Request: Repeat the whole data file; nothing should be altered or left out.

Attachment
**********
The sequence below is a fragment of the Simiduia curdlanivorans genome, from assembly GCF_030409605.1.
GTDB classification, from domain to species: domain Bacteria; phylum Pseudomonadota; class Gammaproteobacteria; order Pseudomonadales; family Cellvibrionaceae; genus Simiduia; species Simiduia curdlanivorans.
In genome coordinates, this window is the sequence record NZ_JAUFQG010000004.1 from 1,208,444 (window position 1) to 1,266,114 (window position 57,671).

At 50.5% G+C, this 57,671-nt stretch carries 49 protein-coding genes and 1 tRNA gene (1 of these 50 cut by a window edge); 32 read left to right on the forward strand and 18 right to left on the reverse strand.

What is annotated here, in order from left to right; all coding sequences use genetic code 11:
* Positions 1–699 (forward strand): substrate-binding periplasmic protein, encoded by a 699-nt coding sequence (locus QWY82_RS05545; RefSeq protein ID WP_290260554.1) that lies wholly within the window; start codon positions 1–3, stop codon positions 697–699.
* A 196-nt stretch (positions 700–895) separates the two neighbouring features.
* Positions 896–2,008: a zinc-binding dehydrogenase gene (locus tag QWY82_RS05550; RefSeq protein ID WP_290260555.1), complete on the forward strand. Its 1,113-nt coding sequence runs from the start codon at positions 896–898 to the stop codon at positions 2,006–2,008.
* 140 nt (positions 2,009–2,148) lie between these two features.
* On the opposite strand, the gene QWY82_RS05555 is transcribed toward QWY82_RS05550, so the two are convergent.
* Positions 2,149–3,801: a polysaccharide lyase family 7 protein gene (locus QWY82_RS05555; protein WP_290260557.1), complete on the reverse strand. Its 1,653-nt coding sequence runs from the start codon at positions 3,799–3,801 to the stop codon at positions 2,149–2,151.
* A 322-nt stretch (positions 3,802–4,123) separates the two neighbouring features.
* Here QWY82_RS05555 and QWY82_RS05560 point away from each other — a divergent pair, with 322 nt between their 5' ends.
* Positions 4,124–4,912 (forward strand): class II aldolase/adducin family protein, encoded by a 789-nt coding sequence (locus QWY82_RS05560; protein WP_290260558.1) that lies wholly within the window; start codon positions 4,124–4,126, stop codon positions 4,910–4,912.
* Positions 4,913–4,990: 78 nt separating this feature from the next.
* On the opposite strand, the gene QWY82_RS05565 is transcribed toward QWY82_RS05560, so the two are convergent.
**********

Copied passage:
The sequence below is a fragment of the Simiduia curdlanivorans genome, from assembly GCF_030409605.1.
GTDB classification, from domain to species: domain Bacteria; phylum Pseudomonadota; class Gammaproteobacteria; order Pseudomonadales; family Cellvibrionaceae; genus Simiduia; species Simiduia curdlanivorans.
In genome coordinates, this window is the sequence record NZ_JAUFQG010000004.1 from 1,208,444 (window position 1) to 1,266,114 (window position 57,671).

At 50.5% G+C, this 57,671-nt stretch carries 49 protein-coding genes and 1 tRNA gene (1 of these 50 cut by a window edge); 32 read left to right on the forward strand and 18 right to left on the reverse strand.

What is annotated here, in order from left to right; all coding sequences use genetic code 11:
* Positions 1–699 (forward strand): substrate-binding periplasmic protein, encoded by a 699-nt coding sequence (locus QWY82_RS05545; RefSeq protein ID WP_290260554.1) that lies wholly within the window; start codon positions 1–3, stop codon positions 697–699.
* A 196-nt stretch (positions 700–895) separates the two neighbouring features.
* Positions 896–2,008: a zinc-binding dehydrogenase gene (locus tag QWY82_RS05550; RefSeq protein ID WP_290260555.1), complete on the forward strand. Its 1,113-nt coding sequence runs from the start codon at positions 896–898 to the stop codon at positions 2,006–2,008.
* 140 nt (positions 2,009–2,148) lie between these two features.
* On the opposite strand, the gene QWY82_RS05555 is transcribed toward QWY82_RS05550, so the two are convergent.
* Positions 2,149–3,801: a polysaccharide lyase family 7 protein gene (locus QWY82_RS05555; protein WP_290260557.1), complete on the reverse strand. Its 1,653-nt coding sequence runs from the start codon at positions 3,799–3,801 to the stop codon at positions 2,149–2,151.
* A 322-nt stretch (positions 3,802–4,123) separates the two neighbouring features.
* Here QWY82_RS05555 and QWY82_RS05560 point away from each other — a divergent pair, with 322 nt between their 5' ends.
* Positions 4,124–4,912 (forward strand): class II aldolase/adducin family protein, encoded by a 789-nt coding sequence (locus QWY82_RS05560; protein WP_290260558.1) that lies wholly within the window; start codon positions 4,124–4,126, stop codon positions 4,910–4,912.
* Positions 4,913–4,990: 78 nt separating this feature from the next.
* On the opposite strand, the gene QWY82_RS05565 is transcribed toward QWY82_RS05560, so the two are convergent.